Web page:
The news that spread on social networks and the media raised the issue of an illegal attempt to confiscate and distribute interest rates on frozen Russian assets, which some experts claim would cause a chain reaction of negative bank events on the European market.

Since the beginning of the war between Russia and Ukraine, and the freezing of Russian assets in the European Union, some Western banks have lobbied against the EU’s proposal to redistribute interest from billions of euros of frozen Russian assets. There is reason to be concerned because this would lead to expensive litigation in which Russia would be the ultimate winner.

Despite the fact that the leaders of the European Union agreed to support Ukraine in the war against Russia with support of 3 billion euros for the supply of weapons to the Ukrainians in order to strengthen the fight against Russia and thereby prevent further unfreezing of Russian assets. With this move, revenues from frozen Russian assets will be directly used in the war with Russia, EU leaders said.

Some banks have expressed concern that they would be held directly liable by Russia if they were involved in any money transfer, in this case of redistribution of interest from Russian assets. The European Union’s plan would extend to the assets, accounts and companies of individuals under sanctions.

This move would also undermine Russia’s trust in the EU banking sector, which is under the direct influence of the European Union leaders. In this way, the future trade and trust of the countries in the financial institutions of the EU would be drastically damaged, and thus it would affect the economic development of the European Union.

Russia has repeatedly warned European Union countries that any expropriation of its assets or income will lead to decades of legal proceedings and that Russia will retaliate. Moscow calls this act “banditry” and emphasizes that in the near future anti-Russian sanctions will be eased or lifted.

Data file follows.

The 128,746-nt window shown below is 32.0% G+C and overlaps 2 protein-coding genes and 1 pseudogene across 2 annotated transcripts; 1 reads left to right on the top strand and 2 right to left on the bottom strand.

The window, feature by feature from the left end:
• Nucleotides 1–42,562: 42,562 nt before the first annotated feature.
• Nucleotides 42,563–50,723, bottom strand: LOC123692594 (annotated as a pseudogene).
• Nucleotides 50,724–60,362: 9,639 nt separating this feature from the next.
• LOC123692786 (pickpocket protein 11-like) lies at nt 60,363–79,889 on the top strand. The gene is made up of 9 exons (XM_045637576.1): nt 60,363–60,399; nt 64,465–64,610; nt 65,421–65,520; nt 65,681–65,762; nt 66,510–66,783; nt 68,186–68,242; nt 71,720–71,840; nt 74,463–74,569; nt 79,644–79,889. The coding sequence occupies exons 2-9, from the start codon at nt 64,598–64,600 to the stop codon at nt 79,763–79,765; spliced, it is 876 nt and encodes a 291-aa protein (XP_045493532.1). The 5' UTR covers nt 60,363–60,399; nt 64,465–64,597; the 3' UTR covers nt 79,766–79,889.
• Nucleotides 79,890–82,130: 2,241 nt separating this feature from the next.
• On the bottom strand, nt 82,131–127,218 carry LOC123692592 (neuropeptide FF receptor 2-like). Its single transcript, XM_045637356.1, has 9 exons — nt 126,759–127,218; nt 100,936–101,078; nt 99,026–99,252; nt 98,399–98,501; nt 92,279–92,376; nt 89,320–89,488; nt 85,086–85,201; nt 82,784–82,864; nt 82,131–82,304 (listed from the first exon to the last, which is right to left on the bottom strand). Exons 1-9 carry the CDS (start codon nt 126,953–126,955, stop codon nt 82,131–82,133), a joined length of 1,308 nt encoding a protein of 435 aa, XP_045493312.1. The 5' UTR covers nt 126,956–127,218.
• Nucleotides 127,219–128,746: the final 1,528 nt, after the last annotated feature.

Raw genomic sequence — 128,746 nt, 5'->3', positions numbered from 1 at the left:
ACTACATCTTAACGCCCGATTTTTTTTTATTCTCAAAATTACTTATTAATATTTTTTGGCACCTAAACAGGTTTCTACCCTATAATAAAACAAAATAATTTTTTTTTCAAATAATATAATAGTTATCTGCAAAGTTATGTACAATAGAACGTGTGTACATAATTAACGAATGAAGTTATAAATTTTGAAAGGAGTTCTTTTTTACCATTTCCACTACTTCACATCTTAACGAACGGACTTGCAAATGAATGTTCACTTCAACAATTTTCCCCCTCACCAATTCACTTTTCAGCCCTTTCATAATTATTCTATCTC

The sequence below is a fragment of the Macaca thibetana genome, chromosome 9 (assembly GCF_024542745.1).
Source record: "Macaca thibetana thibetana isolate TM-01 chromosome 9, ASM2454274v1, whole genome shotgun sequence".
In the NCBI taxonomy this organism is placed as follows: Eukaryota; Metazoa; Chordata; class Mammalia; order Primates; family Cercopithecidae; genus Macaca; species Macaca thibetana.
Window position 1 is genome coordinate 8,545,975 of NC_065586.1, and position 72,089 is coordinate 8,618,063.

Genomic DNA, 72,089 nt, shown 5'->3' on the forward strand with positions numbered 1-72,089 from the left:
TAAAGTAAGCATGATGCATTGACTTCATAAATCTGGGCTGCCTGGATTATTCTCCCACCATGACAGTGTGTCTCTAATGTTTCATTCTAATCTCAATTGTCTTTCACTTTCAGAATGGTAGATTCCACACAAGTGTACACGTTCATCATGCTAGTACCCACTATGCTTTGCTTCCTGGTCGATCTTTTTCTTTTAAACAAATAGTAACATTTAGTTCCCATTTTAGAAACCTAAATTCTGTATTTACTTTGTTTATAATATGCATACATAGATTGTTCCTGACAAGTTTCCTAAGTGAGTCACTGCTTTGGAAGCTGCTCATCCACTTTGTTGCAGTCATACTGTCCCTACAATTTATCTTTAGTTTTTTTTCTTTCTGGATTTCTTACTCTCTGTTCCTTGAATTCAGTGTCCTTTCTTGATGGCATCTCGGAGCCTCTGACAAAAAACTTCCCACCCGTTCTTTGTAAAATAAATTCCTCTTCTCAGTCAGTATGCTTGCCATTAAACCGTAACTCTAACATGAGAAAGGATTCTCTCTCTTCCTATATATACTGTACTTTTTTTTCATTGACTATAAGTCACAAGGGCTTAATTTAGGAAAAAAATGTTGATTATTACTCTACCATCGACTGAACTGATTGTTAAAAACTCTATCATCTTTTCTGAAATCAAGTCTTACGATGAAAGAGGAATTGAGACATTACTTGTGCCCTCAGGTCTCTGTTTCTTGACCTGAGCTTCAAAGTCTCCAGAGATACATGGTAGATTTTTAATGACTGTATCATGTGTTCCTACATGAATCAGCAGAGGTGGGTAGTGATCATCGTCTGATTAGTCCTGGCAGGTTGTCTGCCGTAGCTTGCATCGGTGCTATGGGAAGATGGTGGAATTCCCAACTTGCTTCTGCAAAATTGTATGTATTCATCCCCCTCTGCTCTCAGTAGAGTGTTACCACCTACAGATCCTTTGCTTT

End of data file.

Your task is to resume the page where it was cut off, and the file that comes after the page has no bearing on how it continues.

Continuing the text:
“Euroclear holds 190 billion euros of securities of the Russian central bank. Western banks also hold billions of euros, pounds and dollars in assets owned by sanctioned companies and individuals. More than 3.5 million Russians have frozen assets abroad worth $16.32 billion, said Russian Finance Minister Anton Siluanov last year.

The EU plan calls for a fee to be paid to Euroclear, which did not respond to a request for comment.

The Belgium-based central securities depository, which counts some of the world’s biggest banks as shareholders, will also be allowed to temporarily retain 10% of the profits on stranded Russian assets as protection against litigation.

According to the EU’s plan, about 90% of the seized money would be channeled through the European Peace Fund to purchase weapons for Ukraine. The rest will be used for recovery and reconstruction.

EU, UK and US sanctions law usually provides for the freezing of assets owned by certain parties, but not for confiscation. Assets can be confiscated under English law, but only if they are deemed to be the proceeds of crime.”

This move would certainly be a precedent, and therefore it would provoke the reaction of other countries that keep their reserves and funds abroad.

The event that would follow if European leaders decided to distribute money from Russian property would be a broad blow to property rights and rights in general that would undermine trust between central banks.

It remains to wait for the decision of the European leaders on the subject of confiscation of funds and Russia’s response to it.